Yes I have the links, which are even worse when Shipley was Heath Minister and wanted a ‘cutoff age’ for the elderly with expensive treatment. ie Death reviews

            • Gerrit

               /  14th February 2020

              Well if Labour reckoned those National party members were so bad, why did they not, during their 9 years in opposition, put in place safeguards to prevent their MP’s behaving in the same “bad” manner as you have outlined.

              Did they not learn a thing? Surely the party should have had on board capable people that would not make the same mistakes that the National party Mp’s made?

              In senior management there were constant reviews on competition activity. One learned not just what they did successfully but also which policies, products or marketing strategies failed and why.

              That way you don’t make the same mistakes.

            • Blazer

               /  14th February 2020

              ‘ Simon Powers, Tony Ryall, Bill English, Steven Joyce, Chris Finlayson ‘

              what the hell did those no talent bums ever do?:

  1. duperez

     /  14th February 2020

    The issue of housing with its complex multi-dimensional social, economic and environmental facets is reduced to a partisan political debate. ‘We know best, they don’t, they did this, they didn’t do that, we’ll do this, they should do that, we know best,’ and so on, and so on …

    And on it will go. There can be no sensible needed working together, that’s the way it is. I’m trying to work out why there is shock or horror or anger or confusion about the scenario.

    Reply
  2. NOEL

     /  14th February 2020

    Time to re educate State House tenants. It’s not your home and should be viewed as a taxpayer helping hand so they can save towards their own home.. I get a little annoyed with tenants bleating how Aunty brought up 10 kids and is now been unfairly told she has to move to smaller accommodation.

    Reply
    • Kitty Catkin

       /  14th February 2020

      I remember one woman who was resisting attempts to make her move from a three bedroom place that only she lived in now because she liked to have her grandchildren staying in the holidays. I wonder how she would have felt as a young mother if she’d been told that a nana was hogging a three bedroom place that she and her children needed. She’d been in the house for many years and seemed to think that she owned it.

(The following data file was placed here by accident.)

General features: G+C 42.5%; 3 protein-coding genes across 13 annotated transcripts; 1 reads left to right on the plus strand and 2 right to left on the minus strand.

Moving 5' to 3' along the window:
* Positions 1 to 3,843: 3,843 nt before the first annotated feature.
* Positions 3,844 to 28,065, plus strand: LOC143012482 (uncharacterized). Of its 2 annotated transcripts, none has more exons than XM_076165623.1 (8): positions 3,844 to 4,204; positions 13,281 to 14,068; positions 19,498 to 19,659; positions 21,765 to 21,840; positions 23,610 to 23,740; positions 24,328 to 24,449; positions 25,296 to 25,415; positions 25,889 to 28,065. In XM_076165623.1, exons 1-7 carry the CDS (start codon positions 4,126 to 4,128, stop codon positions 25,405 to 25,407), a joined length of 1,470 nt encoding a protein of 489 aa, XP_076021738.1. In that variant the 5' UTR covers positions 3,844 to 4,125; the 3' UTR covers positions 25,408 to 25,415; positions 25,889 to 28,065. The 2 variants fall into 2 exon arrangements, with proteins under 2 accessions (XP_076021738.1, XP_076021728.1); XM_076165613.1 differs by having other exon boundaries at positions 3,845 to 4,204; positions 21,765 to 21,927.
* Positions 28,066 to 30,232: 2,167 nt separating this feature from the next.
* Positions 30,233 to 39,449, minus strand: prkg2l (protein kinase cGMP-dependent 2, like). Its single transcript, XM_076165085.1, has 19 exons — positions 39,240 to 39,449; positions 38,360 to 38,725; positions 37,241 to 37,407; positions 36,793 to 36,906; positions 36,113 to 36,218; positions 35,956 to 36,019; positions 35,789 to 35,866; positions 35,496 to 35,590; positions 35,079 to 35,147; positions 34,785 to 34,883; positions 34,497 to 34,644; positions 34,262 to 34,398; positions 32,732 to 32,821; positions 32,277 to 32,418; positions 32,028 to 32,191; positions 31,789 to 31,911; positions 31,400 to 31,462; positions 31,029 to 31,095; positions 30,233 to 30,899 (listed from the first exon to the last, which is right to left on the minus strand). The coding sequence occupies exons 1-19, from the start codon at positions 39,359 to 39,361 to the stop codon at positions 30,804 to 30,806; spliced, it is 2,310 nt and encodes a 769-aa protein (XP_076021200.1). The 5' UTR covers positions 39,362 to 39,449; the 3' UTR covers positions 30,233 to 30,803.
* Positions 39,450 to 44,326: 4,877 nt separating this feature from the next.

There was a list given of why people were turning down state houses. No one would think that having a violent ex in the same street or even the next one wasn’t a reasonable objection, but many were frivolous; no room for the trampoline was one.

      Reply
      • Kitty Catkin

         /  14th February 2020

        National offered people a financial incentive to move to where there were houses to rent, and hardly anyone took up the offer.

        Reply
      • Duker

         /  14th February 2020

        No room for trampoline .?
        One of your urban myths as those modern round things are about the size of a clothesline

        Reply
  3. Alan Wilkinson

     /  14th February 2020

    It’s much more than just the RMA. The whole local govt bureaucracy around the Building Act is utterly buggered by misaligned responsibilities, expertise and incentives. Nothing will change until that does.

    Reply
  4. Alan Wilkinson

     /  15th February 2020

    Farcical. Having made rentals uneconomic for landlords the Government is now forced to make taxpayers carry the can instead. Idiot Lefties “business” as usual.

    Reply